In March the California State Legislature passed a law establishing a personal income tax credit for purchasers of a qualifying principal residence. The tax credit is capped at the lesser of $10,000 or 5 percent of the purchase price for the purchase of a principal residence that has never been occupied between March 1, 2009 and March 1, 2010.
Over the past two months homebuyers have reserved over $65 million in tax credits, with only $35 million in available credits remaining, according to the California Franchise Tax Board. It is important for buyers to be aware that the seller must file paperwork with the state within seven days of the sale for the buyer to qualify for the credit.
The credit provides in equal amounts ($3,333 for the $10,000 credit) over the three successive taxable years beginning with the year in which the purchase is made.
Qualifying residences must never have been occupied and must be eligible after purchase for the Homeowner's Property Tax Exemption. The taxpayer must live in the home as his principal residence for at least two years, or be subject to payback for any tax credits received.
Unlike the federal tax credit, the state has limited the total amount of credits that may be claimed to $100 million. Because of this provision buyers must make a tax credit reservation, and credits will be allocated on a first come first served basis.
The California Franchise Tax Board (FTB) is accepting applications (via form 3528-A) for allocation (reservations) of credit by fax only (916-845-9754). For more information about the credit reservations, applicable forms and the number of credits still available, please see this California Franchise Tax Board Web page.
President Signs Law to Limit Foreclosures
President Barack Obama last week signed into law S. 896, the Helping Families Save Their Homes Act, an NAR-supported bill that includes provisions to limit foreclosures and keep families in their homes. The bill seeks to help home owners by providing a safe harbor for mortgage servicers who make a good-faith effort to modify troubled loans, and it makes changes to increase the use of the Hope for Homeowners program, which encourages replacement of troubled loans with safe FHA-backed financing. The bill also strengthens oversight of FHA-approved lenders and it establishes a task force to investigate mortgage foreclosure fraud.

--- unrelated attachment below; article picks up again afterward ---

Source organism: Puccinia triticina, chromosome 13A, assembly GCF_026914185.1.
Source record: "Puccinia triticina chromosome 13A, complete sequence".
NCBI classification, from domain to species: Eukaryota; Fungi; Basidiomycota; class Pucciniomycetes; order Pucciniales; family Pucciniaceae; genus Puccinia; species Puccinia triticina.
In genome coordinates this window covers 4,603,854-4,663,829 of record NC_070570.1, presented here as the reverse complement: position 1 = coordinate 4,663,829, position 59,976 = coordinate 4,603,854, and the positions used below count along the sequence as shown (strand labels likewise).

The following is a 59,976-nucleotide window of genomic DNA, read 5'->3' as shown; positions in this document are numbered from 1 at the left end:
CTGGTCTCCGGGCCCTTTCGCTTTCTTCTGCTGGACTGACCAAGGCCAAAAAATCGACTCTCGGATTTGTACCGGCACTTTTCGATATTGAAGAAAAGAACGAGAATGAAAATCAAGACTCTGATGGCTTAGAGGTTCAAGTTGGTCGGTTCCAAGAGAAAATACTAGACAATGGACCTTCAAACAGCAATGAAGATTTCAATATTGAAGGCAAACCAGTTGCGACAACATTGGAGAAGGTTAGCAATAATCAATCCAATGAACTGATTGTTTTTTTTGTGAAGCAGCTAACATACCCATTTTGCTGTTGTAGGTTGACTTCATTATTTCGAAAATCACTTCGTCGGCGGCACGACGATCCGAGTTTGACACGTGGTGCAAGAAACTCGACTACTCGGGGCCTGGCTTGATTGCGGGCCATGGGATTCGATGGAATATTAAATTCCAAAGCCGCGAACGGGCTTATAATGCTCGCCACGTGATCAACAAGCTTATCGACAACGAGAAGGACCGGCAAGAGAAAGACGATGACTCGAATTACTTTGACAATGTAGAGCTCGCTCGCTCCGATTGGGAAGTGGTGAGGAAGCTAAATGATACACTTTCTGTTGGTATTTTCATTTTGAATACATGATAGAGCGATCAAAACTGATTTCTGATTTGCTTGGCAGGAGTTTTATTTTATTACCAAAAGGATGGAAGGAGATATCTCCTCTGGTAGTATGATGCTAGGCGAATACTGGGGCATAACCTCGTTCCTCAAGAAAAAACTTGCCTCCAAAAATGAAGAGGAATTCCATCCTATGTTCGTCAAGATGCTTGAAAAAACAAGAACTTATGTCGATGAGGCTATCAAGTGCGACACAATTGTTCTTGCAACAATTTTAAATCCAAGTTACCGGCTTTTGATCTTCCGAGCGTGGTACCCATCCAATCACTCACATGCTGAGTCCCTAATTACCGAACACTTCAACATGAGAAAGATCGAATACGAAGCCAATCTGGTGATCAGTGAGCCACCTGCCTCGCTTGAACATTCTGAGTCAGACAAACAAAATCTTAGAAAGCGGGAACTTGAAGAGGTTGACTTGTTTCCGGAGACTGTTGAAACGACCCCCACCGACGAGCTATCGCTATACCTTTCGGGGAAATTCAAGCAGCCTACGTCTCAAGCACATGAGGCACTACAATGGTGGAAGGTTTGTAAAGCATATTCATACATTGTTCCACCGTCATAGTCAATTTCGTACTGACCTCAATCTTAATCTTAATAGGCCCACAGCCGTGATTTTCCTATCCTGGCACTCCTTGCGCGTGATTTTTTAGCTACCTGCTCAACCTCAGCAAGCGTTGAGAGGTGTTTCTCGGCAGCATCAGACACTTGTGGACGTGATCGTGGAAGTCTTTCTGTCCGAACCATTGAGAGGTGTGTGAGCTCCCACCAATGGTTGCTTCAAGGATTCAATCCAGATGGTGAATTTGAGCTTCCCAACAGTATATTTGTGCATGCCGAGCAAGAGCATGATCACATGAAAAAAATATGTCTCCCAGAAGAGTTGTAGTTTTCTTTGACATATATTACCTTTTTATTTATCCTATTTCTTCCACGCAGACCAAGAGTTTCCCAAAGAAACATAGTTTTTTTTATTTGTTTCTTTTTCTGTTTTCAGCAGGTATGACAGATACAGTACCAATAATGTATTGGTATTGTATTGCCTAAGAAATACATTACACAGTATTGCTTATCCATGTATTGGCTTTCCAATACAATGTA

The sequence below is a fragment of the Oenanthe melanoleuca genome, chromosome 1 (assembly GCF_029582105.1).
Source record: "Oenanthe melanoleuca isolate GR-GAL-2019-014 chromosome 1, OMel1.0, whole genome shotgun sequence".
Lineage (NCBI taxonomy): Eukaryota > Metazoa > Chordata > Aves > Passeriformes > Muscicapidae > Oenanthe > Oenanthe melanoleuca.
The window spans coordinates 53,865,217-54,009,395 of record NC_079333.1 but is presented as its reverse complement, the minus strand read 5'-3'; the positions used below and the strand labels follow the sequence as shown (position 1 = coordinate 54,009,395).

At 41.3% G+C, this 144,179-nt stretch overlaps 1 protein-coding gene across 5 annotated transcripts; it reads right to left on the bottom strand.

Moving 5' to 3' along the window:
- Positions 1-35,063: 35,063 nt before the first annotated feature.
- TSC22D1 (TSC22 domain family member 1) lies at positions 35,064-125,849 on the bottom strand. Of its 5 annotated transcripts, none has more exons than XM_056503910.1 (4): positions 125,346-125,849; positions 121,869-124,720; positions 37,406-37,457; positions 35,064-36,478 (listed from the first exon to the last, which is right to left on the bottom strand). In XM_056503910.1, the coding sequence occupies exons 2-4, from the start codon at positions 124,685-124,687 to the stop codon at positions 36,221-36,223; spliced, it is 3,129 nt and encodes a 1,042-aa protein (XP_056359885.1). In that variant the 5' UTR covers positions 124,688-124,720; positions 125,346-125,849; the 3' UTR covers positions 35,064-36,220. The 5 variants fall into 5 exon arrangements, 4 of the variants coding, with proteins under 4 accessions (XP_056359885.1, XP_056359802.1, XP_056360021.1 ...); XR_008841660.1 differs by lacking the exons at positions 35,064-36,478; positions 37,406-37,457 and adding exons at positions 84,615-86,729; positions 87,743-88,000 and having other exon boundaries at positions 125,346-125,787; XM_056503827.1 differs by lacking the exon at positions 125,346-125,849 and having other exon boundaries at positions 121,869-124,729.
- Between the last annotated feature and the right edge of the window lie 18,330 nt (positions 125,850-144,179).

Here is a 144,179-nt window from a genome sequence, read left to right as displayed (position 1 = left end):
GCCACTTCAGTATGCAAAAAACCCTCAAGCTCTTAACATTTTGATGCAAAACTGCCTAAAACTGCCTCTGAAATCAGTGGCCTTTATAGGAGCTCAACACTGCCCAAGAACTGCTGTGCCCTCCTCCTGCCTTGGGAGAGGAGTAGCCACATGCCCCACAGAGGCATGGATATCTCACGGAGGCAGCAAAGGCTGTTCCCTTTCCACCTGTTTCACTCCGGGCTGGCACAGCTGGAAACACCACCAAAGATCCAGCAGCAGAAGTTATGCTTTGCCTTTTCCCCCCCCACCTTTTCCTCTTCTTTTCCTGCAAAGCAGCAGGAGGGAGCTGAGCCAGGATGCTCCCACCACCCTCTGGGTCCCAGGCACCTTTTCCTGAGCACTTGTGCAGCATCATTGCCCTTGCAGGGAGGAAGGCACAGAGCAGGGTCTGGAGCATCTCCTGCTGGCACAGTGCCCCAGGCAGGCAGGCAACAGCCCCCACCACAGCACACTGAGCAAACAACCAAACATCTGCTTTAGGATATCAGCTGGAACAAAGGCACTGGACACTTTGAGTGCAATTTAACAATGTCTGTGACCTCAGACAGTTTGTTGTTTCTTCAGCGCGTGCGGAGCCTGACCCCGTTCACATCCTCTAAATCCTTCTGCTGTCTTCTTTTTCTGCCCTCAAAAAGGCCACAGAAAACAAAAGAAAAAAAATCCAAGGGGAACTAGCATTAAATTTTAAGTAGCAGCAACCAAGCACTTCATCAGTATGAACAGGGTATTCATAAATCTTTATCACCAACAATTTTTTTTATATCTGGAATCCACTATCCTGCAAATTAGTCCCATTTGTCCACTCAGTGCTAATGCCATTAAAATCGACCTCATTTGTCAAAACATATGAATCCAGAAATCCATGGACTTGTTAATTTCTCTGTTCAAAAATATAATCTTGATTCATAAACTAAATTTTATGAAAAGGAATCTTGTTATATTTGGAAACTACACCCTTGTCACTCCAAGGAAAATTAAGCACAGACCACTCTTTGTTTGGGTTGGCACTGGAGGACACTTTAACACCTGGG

The new law loosens the Hope for Homeowners (H4H) program requirements to help homeowners refinance out of their troubled mortgages and into more affordable, fixed-rate FHA-insured loans. If refinance proceeds are insufficient to pay off existing liens, the existing lien holders must voluntarily agree to a short payoff, but a new inducement is an opportunity for them to share in the homeowner's equity. Other changes to the H4H program include monetary incentives for both the participating servicers of the existing loans and originators of the FHA refinance. Millionaire borrowers (with net worth over $1 million) are now excluded from the program.
Effective immediately, an REO lender or buyer who acquires title through a foreclosure sale must give at least a 90-day notice to terminate a bona fide tenant. The following shall be considered bona fide tenants:
• the mortgagor or the child, spouse, or parent of the mortgagor under the contract is not the tenant;
• the lease or tenancy was the result of an arms-length transaction; and
• the lease or tenancy requires the receipt of rent that is not substantially less than fair market rent for the property or the unit's rent is reduced or subsidized due to a federal, state, or local subsidy.
A 90-day notice to terminate is sufficient for a month-to-month tenant or if a new owner will occupy the property as a primary residence at the end of the 90 days. Otherwise, a tenant with a one year or other fixed-term lease with a remaining lease term exceeding 90 days can stay in the premises until the remaining lease term ends. This new 90-day notice requirement applies to foreclosures of a federally-related mortgage loan or residential real property, except for properties under rent control, rent-subsidized programs (such as Section 8), or other state laws that provide additional protections for tenants. This law expires on December 31, 2012.
Other provisions of the Helping Families Save Their Homes Act include a 4-year extension of the $250,000 FDIC deposit insurance to December 31, 2013, protection for loan servicers who establish qualified loss mitigation plans from liability for an alleged breach of duty to maximize mortgage values for their investors, $130 million for foreclosure prevention counseling and education, and $2.2 billion to strengthen homeless programs.